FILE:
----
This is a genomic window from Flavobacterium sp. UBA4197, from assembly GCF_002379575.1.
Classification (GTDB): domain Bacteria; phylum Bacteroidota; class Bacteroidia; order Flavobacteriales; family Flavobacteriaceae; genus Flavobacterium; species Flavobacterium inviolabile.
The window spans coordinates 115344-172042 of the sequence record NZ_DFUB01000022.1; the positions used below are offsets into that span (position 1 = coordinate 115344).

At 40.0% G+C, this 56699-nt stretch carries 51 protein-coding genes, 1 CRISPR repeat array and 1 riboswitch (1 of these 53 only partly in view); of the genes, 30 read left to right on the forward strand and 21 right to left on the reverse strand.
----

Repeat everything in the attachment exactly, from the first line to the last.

This is a genomic window from Flavobacterium sp. UBA4197, from assembly GCF_002379575.1.
Classification (GTDB): domain Bacteria; phylum Bacteroidota; class Bacteroidia; order Flavobacteriales; family Flavobacteriaceae; genus Flavobacterium; species Flavobacterium inviolabile.
The window spans coordinates 115344-172042 of the sequence record NZ_DFUB01000022.1; the positions used below are offsets into that span (position 1 = coordinate 115344).

At 40.0% G+C, this 56699-nt stretch carries 51 protein-coding genes, 1 CRISPR repeat array and 1 riboswitch (1 of these 53 only partly in view); of the genes, 30 read left to right on the forward strand and 21 right to left on the reverse strand.